This is a picture taken from inside my apartment. It's a foggier and chillier part of town, but the view on a clear day like this can't be beat. They are old military style apartments, but the rent is low and the places are really nice on the inside. I fall to sleep every night to the sound of crashing waves... it rocks.

Monday, August 4, 2008

A Weekend at Coyote

I sailed Coyote Point on Friday, Saturday and Sunday. Each day was great, but I think Sunday took the cake. The wind was steady NW 20-25 with lots of port ramps, which I FINALLY have figured out how to jump. (Previously, I had been trying to use my starboard programming to do port jumps, ha!) I'm glad I got that rewired. Now I just need to figure out how to go higher.

It was really crowded, I couldn't even find a parking spot. There were CalCup formula races going on as well as a couple non-windsurfing related parties. A lot of windsurfers avoid crowded places and keep spots they like secret. I completely disagree with this philosophy. I'm all about windsurfing around lots of windsurfers in places where windsurfing can be exposed. It's an individual sport, but everyone brings a different perspective and passion... I really dig that.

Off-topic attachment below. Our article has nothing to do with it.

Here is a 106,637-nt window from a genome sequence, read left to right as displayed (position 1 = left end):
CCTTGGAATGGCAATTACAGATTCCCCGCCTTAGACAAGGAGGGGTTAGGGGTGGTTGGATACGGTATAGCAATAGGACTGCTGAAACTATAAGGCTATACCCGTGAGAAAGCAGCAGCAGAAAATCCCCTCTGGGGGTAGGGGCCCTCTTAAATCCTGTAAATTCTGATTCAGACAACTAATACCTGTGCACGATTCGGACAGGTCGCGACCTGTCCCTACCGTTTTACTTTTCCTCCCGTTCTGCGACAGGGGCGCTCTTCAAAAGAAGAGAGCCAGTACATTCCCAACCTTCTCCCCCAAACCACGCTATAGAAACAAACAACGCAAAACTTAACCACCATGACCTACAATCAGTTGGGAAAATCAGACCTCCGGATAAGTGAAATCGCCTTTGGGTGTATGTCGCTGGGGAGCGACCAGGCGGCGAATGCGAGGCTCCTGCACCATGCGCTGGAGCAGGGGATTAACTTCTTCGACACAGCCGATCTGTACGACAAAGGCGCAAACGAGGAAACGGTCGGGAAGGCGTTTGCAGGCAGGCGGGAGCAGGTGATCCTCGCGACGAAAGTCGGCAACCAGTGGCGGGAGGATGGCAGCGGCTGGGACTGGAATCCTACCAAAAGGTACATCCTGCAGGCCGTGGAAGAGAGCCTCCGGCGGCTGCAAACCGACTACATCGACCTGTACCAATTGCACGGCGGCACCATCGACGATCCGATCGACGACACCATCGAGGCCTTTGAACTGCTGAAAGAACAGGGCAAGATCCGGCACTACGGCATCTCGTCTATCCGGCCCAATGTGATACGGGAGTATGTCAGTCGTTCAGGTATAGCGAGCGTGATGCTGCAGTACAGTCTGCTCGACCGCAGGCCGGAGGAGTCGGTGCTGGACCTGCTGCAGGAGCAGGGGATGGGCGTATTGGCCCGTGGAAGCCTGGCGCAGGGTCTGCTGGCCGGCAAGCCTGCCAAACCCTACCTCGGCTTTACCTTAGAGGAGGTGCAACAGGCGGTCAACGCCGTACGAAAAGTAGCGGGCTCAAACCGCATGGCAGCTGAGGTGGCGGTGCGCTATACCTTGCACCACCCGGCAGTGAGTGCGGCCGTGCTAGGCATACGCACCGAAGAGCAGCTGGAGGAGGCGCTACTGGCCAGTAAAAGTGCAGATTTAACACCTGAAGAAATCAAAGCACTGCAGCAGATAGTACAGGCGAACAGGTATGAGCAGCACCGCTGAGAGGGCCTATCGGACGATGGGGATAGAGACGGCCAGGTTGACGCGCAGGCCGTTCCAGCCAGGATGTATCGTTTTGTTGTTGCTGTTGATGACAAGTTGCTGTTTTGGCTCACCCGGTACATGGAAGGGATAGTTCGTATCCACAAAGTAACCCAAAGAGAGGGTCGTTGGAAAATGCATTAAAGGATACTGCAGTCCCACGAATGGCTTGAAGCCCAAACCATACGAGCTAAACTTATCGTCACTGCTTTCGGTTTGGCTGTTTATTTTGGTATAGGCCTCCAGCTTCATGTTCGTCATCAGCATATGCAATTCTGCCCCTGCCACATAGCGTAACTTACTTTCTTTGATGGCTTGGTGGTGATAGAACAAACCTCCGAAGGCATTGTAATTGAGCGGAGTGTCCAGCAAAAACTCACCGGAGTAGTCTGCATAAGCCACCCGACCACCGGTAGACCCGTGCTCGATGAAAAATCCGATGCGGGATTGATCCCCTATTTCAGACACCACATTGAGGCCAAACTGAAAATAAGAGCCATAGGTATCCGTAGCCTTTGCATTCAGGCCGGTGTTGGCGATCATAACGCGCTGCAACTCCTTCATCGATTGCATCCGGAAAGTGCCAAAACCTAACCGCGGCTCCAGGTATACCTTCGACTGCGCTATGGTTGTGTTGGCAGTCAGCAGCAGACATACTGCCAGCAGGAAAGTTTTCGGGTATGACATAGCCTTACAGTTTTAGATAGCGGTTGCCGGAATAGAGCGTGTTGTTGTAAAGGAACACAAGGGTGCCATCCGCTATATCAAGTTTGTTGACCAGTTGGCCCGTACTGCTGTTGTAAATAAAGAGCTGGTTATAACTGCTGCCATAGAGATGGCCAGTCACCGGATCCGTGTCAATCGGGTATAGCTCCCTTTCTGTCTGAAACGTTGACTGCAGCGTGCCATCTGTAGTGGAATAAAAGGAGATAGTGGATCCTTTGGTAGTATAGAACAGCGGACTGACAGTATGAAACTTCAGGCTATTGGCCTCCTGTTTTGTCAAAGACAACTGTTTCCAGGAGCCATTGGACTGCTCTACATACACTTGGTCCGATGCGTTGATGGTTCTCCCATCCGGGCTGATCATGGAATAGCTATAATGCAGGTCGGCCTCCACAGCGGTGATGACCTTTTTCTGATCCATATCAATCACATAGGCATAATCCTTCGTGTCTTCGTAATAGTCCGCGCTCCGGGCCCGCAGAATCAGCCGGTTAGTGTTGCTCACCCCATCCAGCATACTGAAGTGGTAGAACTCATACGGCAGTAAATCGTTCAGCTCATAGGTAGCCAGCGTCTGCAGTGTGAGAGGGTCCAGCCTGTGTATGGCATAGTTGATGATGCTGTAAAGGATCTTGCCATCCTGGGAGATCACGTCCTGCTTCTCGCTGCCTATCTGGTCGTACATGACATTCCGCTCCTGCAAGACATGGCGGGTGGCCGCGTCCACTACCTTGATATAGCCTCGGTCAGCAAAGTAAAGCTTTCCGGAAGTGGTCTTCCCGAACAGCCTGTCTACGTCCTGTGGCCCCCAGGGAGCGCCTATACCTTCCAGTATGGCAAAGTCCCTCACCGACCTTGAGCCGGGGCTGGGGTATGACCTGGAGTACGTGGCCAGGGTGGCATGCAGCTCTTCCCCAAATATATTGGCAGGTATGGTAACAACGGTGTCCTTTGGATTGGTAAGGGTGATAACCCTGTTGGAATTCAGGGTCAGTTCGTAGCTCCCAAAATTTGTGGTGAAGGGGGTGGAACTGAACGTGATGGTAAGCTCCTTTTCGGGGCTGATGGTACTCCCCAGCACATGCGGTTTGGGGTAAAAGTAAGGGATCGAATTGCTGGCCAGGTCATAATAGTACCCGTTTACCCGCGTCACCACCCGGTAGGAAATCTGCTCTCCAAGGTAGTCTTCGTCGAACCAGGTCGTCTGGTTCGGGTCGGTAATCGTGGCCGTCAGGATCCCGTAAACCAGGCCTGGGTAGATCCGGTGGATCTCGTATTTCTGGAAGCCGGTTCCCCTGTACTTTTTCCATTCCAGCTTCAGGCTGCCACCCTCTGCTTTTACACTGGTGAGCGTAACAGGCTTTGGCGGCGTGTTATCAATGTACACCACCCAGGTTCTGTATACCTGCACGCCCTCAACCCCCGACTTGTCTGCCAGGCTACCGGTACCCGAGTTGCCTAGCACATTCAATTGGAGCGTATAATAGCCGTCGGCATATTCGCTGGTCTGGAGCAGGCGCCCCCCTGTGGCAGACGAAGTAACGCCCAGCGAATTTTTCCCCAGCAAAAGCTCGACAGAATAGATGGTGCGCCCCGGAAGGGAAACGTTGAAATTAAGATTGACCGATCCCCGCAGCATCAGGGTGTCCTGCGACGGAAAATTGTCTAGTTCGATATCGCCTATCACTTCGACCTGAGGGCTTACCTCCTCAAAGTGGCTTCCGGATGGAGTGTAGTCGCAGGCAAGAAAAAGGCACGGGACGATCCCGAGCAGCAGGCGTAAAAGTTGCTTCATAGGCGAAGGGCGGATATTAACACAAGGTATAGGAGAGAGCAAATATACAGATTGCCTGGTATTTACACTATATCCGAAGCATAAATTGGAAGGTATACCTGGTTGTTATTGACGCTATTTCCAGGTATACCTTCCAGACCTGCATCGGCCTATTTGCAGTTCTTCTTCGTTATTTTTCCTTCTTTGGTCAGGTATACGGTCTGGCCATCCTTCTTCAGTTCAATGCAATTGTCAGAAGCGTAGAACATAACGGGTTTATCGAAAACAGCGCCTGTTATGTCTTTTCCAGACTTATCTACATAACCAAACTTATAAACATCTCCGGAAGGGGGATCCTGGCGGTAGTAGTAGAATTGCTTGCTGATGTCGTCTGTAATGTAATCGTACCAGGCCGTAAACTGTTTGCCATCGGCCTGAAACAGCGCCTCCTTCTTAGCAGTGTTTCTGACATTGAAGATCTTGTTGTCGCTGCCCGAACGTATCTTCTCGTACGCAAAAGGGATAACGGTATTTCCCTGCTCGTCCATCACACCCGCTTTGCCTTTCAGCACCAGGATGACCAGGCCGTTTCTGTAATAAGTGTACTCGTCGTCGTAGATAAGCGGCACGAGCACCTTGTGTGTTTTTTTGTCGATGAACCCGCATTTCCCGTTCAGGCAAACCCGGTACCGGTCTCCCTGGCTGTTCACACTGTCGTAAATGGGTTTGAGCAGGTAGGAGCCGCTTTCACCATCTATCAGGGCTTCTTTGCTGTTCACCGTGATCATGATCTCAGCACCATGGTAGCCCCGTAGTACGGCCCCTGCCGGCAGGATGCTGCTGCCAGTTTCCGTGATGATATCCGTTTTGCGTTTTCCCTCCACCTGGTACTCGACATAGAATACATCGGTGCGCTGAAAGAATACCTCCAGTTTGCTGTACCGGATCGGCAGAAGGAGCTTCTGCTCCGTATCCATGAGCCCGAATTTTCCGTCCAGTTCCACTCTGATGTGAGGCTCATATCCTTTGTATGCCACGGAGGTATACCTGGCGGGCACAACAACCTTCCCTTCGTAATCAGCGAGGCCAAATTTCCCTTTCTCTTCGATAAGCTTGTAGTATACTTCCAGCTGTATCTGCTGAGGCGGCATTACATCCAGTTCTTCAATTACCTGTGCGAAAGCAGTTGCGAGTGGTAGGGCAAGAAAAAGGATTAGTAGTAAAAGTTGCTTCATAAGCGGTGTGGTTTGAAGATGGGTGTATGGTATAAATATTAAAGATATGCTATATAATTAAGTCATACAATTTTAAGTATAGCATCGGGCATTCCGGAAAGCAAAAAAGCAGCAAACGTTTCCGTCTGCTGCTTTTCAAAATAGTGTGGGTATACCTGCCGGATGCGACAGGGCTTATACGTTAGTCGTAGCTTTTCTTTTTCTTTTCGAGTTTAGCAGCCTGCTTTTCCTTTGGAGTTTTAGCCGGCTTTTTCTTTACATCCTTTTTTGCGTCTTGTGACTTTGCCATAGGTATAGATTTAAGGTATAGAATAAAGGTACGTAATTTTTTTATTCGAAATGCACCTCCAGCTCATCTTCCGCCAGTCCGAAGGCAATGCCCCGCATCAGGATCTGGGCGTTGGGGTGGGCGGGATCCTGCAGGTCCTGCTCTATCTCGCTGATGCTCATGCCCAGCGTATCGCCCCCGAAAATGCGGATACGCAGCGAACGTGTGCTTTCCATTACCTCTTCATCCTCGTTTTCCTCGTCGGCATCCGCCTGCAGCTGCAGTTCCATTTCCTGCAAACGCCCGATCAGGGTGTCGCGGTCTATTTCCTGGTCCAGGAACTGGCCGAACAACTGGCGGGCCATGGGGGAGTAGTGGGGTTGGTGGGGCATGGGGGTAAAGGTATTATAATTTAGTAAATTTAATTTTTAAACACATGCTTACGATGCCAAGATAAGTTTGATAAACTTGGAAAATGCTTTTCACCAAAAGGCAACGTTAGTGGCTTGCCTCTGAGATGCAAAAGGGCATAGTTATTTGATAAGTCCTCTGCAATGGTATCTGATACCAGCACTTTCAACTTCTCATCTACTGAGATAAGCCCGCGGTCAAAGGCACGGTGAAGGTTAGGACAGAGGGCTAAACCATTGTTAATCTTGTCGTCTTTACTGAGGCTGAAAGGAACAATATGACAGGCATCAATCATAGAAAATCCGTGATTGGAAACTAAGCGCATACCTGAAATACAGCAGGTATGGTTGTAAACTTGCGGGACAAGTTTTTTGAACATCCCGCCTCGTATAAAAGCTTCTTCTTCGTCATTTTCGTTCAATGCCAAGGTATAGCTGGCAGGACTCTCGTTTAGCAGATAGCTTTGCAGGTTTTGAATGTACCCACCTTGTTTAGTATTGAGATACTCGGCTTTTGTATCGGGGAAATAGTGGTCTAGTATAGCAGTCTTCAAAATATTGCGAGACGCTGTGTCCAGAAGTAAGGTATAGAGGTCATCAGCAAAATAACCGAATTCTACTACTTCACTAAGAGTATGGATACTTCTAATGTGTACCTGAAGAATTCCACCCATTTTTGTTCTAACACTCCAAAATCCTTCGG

Here's a few pics:

The marine layer has a lot to do with how the wind works out here. Essentially it's a big mass of fog that develops over the Pacific and the west side of the peninsula. It's a chilly, low flying system that gets pretty cold when there's high pressure. The hot eastern land mass warms up throughout the day and the layer gets sucked across the peninsula and the bay. I know I've said about 20 things wrong in this paragraph, but I'm still working on my west coast meteorology merit badge.